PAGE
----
What the note fails to address is the actual text lead-in for the video.
"The (LAU Instagram) page 'struck' again yesterday by asking students: would you marry a girl if she was not a virgin. In response, some people got very creative with how they chose to describe girls."
The selective video montage was then rolled, Annahar as always will let the reader decide their viewpoint on all of this, Hajj in an informal preface in her note to correspondent Farhat said that: "Hi Sally, I saw your article and found it to be quite misleading honestly."
So read on and decide who is misleading whom.
Abdullah Malaeb, President of LAU’s student council said that Beirut.com’s news piece was severely misleading and best described as “fake news.”
“Attributing this mindset to the university has been probably intentionally done,” Malaeb said. “I’m sorry to tell them that their news is erroneous: this is not the culture of LAU nor a reflection the values we are taught here.”
Students were left devastated after the video was published.
“For their B-roll, Beirut.com used some old footage without mentioning that it is old. This old footage showed a one-day link between The Daily Question and LAU’s Instagram page, which happened months ago,” said Yara Issa, an LAU student. “This helped in further twisting the topic to what might serve the publication’s intentions and proved that the target is the institution as a whole and its student body.”
Rawad Taha, a media student at LAU, pointed out that “The coverage of Beirut.com is very unethical showing one side to the story only,” adding, “Out of the 120 opinions shared, they only chose the worst negative answers and portrayed it as a stereotype of LAU students.”
“We do not limit what our students are allowed to do or otherwise we would consider ourselves limiting their freedom,” said Nada Torbey, Director of Public Relations at LAU. “However, we did not expect incorrect coverage by a media outlet. Beirut.com mirrored a false image of LAU’s values that stand strong in support of women’s issues. It left behind the positive answers and only covered the few negative ones.” Noting that LAU was one of the first in the region to establish a women’s institute and women’s rights is one of the major fights the university is undertaking.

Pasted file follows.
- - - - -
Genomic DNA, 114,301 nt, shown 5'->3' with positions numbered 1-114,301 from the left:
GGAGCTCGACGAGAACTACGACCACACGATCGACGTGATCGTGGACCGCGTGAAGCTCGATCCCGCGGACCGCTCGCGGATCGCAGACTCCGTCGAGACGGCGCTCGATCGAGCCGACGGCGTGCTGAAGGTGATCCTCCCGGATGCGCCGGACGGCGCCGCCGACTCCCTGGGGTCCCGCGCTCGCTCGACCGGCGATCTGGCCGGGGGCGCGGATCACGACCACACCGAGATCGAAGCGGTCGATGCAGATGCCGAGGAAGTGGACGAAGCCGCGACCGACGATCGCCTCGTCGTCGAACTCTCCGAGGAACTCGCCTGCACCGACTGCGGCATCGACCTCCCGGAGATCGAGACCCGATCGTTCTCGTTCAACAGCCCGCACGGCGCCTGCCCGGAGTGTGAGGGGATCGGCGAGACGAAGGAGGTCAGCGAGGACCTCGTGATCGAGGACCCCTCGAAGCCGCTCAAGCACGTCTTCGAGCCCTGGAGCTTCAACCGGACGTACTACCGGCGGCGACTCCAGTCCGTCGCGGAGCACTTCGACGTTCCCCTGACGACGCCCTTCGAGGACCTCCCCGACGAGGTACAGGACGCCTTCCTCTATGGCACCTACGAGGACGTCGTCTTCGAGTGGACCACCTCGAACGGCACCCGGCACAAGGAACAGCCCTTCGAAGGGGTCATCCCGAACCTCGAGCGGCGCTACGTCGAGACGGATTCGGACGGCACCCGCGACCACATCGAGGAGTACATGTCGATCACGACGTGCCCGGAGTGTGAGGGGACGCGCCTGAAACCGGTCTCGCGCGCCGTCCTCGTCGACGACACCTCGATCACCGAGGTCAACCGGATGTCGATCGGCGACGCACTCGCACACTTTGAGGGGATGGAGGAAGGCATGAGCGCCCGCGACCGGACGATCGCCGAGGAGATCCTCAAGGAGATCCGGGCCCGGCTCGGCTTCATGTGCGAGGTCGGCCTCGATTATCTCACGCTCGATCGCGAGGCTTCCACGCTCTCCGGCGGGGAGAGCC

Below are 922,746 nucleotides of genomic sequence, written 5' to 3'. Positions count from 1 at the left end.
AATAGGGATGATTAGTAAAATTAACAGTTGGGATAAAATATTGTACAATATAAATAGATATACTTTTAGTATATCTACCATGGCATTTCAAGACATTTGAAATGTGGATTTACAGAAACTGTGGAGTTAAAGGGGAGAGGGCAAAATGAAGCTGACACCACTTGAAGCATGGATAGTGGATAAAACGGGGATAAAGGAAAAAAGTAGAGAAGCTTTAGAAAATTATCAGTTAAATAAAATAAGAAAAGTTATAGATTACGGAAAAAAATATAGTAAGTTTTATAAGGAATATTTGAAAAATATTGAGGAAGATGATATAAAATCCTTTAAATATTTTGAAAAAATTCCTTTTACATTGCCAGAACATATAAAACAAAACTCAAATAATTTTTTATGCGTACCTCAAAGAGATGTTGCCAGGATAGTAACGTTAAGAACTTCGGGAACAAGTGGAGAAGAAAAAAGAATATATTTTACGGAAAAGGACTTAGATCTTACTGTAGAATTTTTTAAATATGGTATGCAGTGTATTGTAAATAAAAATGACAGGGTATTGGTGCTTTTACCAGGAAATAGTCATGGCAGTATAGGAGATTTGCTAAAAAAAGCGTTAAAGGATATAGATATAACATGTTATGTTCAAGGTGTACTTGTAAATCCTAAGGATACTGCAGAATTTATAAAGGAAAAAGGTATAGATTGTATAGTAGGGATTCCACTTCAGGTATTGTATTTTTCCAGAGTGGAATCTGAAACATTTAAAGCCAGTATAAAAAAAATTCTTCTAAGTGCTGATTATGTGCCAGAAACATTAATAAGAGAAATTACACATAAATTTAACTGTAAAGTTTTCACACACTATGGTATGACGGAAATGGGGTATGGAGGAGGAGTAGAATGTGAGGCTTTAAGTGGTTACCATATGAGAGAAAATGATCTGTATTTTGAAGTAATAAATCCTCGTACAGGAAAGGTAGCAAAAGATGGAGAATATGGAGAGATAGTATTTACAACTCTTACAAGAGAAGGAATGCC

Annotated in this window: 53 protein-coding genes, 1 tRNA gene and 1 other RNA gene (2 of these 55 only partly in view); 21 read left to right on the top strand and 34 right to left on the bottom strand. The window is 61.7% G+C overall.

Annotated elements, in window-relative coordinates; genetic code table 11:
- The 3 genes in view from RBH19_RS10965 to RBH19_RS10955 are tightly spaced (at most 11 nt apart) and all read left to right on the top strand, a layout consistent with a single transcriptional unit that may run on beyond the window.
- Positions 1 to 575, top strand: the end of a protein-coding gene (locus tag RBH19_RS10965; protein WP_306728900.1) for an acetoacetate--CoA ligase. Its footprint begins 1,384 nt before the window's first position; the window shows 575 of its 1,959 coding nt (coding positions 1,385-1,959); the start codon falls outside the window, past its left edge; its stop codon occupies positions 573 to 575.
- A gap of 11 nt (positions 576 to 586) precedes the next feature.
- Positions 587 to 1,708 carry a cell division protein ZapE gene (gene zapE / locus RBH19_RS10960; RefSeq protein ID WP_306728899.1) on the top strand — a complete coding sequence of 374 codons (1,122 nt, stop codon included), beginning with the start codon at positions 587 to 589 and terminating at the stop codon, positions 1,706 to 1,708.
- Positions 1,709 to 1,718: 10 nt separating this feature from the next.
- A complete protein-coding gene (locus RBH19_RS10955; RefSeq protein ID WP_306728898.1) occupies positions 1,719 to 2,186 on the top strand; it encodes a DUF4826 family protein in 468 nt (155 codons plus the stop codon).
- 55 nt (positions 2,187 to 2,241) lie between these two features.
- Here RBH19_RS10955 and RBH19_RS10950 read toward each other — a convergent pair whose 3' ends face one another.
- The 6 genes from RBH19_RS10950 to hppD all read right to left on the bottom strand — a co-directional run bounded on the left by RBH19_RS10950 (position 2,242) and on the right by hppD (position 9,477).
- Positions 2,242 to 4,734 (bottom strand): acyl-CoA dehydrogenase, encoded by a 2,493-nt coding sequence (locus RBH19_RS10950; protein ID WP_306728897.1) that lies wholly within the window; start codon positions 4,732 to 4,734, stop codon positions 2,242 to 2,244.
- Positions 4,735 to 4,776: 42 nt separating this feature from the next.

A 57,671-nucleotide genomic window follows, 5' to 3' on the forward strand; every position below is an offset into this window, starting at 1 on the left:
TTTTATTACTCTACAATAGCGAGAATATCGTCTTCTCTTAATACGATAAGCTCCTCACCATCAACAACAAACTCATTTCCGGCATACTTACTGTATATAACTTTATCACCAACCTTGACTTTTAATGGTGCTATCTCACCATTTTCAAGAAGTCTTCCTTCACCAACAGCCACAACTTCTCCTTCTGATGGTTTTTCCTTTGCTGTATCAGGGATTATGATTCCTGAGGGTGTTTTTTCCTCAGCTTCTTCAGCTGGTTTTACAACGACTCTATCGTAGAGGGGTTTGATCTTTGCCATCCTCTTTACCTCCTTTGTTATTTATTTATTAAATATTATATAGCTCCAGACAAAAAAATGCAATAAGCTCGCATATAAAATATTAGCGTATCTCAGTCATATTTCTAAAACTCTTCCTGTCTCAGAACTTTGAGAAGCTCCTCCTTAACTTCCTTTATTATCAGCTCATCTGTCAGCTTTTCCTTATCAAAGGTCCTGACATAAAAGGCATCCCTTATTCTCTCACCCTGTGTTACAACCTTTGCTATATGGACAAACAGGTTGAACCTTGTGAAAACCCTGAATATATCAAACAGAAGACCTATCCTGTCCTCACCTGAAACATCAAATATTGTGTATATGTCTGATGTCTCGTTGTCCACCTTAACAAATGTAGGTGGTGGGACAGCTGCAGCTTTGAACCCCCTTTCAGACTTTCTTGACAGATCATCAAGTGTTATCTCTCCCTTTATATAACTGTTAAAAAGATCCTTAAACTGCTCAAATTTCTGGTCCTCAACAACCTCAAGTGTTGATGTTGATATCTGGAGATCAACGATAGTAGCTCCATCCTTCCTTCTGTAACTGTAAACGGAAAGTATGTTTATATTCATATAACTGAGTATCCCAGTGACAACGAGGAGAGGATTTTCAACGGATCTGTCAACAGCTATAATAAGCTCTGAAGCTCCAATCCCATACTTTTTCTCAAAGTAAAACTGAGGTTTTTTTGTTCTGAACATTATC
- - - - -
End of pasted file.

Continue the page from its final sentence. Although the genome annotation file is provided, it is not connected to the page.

On the schools behalf, and as part of its stated mandate to fight for social justice and act for equality and women empowerment, LAU sent out an email to all students reminding them of its code of conduct that “has zero tolerance to sexual harassment and assault.” According to Torbey, the email represents the stand of LAU regarding the subject and its disagreement with the answers that were included in the video shared by the publication and all over social media.
“In many instances, LAUers have demonstrated a strong moral compass and understanding of social justice and human rights, in line with our Student Code of Conduct which expressly forbids any form of rape, sexual assault, or harassment, among others,” the email stated.
“However, there were some isolated reactions that revealed some shocking and uninformed attitudes towards rape. In several instances, these isolated reactions were unacceptable cases of ‘victim blaming’.”
Building on that, LAU took the opportunity to share once again its code of conduct with its students and shed light on specific ethical and moral standards it works by, which cover “the values of truthfulness, human dignity, gender equality, inclusion, and respect.”
The university will also be planning and executing workshops that will bring onto the table these false ideologies that do not solely exist in LAU but, are found everywhere and are built by society.
“As part of our role, we will make sure to raise debates and challenge these ideologies,” Torbey added. Nonetheless, we acknowledge their existence and we will work on changing them.”